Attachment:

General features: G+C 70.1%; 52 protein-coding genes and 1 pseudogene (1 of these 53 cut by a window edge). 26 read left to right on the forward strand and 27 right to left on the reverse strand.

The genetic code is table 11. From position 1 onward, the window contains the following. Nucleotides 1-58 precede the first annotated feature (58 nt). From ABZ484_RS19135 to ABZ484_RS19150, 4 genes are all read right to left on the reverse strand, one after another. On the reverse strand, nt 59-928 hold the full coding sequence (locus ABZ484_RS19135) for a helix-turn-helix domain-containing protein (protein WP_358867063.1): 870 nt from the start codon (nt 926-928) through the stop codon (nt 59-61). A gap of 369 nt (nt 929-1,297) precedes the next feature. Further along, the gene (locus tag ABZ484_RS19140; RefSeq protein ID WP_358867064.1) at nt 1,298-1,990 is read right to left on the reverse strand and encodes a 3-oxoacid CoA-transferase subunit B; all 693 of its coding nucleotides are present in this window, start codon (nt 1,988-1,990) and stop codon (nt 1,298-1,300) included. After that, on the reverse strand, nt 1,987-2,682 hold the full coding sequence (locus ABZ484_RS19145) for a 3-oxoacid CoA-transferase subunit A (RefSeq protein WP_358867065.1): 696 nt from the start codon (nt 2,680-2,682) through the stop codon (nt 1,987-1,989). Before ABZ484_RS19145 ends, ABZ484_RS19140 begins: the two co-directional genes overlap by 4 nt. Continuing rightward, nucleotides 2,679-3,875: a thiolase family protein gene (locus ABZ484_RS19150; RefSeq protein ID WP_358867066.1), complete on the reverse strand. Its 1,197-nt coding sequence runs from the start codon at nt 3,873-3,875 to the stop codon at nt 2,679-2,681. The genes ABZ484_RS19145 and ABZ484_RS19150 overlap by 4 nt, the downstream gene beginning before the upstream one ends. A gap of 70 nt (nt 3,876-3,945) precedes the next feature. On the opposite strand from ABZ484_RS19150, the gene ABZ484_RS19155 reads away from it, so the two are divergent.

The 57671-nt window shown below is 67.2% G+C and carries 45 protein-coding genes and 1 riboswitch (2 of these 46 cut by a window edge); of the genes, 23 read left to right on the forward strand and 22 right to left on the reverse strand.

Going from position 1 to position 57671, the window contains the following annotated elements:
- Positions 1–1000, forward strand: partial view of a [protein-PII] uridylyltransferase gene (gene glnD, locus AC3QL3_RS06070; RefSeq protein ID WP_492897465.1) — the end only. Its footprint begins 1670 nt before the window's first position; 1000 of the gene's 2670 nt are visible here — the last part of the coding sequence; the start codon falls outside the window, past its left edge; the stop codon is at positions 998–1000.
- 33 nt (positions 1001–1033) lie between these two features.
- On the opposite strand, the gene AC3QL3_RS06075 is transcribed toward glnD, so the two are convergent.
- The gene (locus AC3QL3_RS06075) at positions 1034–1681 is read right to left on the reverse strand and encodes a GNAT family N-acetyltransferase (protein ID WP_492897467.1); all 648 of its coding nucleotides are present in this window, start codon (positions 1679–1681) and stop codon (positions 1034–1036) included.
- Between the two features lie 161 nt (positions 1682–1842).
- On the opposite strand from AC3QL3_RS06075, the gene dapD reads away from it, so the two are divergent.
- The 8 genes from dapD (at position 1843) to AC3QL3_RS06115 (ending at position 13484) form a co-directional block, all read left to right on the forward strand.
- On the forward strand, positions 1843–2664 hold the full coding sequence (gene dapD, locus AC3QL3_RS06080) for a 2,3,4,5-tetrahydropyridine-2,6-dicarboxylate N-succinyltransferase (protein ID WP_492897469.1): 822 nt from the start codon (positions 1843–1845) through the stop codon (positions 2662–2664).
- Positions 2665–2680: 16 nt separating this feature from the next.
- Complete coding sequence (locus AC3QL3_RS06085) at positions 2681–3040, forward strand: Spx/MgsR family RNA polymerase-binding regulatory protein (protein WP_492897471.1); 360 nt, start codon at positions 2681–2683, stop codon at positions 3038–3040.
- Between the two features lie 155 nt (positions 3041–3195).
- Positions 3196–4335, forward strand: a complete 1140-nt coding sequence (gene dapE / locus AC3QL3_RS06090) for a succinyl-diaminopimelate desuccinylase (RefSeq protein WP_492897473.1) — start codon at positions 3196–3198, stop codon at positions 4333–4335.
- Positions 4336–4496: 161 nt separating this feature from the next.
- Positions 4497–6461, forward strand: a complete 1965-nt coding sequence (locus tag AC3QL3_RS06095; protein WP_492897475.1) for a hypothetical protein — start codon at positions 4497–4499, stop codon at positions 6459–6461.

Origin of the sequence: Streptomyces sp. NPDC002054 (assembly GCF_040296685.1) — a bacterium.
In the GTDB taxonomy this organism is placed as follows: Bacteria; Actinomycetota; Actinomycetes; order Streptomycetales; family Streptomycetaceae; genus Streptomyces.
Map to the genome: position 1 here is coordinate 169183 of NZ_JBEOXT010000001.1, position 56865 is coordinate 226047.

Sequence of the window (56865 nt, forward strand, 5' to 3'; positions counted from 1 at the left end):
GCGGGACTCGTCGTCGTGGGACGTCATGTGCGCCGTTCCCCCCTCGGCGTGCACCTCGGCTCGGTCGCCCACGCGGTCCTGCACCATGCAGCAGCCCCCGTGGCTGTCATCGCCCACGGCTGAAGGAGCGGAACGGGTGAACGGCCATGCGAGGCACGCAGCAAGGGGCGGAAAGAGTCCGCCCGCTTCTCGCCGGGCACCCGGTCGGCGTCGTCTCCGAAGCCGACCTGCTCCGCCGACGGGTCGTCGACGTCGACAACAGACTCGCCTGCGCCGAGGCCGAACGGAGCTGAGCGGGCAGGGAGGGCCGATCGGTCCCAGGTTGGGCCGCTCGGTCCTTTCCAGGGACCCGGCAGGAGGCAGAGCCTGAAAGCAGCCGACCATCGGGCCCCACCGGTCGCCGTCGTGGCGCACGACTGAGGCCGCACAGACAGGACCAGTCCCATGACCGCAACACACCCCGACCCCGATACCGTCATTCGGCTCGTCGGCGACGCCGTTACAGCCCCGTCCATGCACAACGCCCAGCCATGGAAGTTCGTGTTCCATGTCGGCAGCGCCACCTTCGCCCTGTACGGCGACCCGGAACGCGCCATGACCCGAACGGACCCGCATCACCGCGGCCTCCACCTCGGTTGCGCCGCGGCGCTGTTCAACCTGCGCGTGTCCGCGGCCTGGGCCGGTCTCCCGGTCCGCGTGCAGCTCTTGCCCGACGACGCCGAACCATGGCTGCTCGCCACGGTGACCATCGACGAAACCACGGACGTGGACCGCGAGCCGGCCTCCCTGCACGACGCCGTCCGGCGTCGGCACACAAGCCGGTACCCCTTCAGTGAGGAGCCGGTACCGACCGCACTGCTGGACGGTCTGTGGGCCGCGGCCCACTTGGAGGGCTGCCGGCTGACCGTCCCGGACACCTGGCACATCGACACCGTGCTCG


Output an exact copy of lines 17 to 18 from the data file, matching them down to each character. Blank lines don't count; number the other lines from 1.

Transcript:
- Positions 4336–4496: 161 nt separating this feature from the next.
- Positions 4497–6461, forward strand: a complete 1965-nt coding sequence (locus tag AC3QL3_RS06095; protein WP_492897475.1) for a hypothetical protein — start codon at positions 4497–4499, stop codon at positions 6459–6461.